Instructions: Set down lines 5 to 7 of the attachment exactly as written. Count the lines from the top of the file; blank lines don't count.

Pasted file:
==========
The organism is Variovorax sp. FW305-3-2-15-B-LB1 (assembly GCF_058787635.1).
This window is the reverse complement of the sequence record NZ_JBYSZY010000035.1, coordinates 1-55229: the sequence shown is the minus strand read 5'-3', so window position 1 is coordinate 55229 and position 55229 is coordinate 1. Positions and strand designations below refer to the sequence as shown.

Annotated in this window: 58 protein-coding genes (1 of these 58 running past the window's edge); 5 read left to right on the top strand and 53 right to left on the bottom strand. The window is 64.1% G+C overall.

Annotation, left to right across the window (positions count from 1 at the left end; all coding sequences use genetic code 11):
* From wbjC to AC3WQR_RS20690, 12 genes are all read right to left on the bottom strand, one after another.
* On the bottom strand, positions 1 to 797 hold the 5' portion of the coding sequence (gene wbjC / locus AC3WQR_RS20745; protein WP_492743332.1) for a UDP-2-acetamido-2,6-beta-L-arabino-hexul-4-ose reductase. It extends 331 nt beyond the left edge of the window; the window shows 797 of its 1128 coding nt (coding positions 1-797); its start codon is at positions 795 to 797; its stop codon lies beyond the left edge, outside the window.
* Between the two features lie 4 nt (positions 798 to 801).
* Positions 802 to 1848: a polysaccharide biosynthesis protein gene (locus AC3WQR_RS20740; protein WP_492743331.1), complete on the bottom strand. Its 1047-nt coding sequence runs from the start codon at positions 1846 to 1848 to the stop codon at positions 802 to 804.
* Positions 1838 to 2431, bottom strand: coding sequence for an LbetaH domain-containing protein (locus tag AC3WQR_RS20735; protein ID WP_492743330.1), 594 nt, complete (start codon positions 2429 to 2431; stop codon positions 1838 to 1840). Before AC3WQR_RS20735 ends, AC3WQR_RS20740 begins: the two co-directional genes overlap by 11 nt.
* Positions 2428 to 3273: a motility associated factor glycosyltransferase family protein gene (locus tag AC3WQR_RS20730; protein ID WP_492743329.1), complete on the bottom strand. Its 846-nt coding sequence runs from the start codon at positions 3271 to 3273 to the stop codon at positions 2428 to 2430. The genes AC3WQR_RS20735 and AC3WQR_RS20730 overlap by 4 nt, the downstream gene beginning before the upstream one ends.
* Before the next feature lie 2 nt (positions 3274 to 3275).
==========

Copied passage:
* From wbjC to AC3WQR_RS20690, 12 genes are all read right to left on the bottom strand, one after another.
* On the bottom strand, positions 1 to 797 hold the 5' portion of the coding sequence (gene wbjC / locus AC3WQR_RS20745; protein WP_492743332.1) for a UDP-2-acetamido-2,6-beta-L-arabino-hexul-4-ose reductase. It extends 331 nt beyond the left edge of the window; the window shows 797 of its 1128 coding nt (coding positions 1-797); its start codon is at positions 795 to 797; its stop codon lies beyond the left edge, outside the window.
* Between the two features lie 4 nt (positions 798 to 801).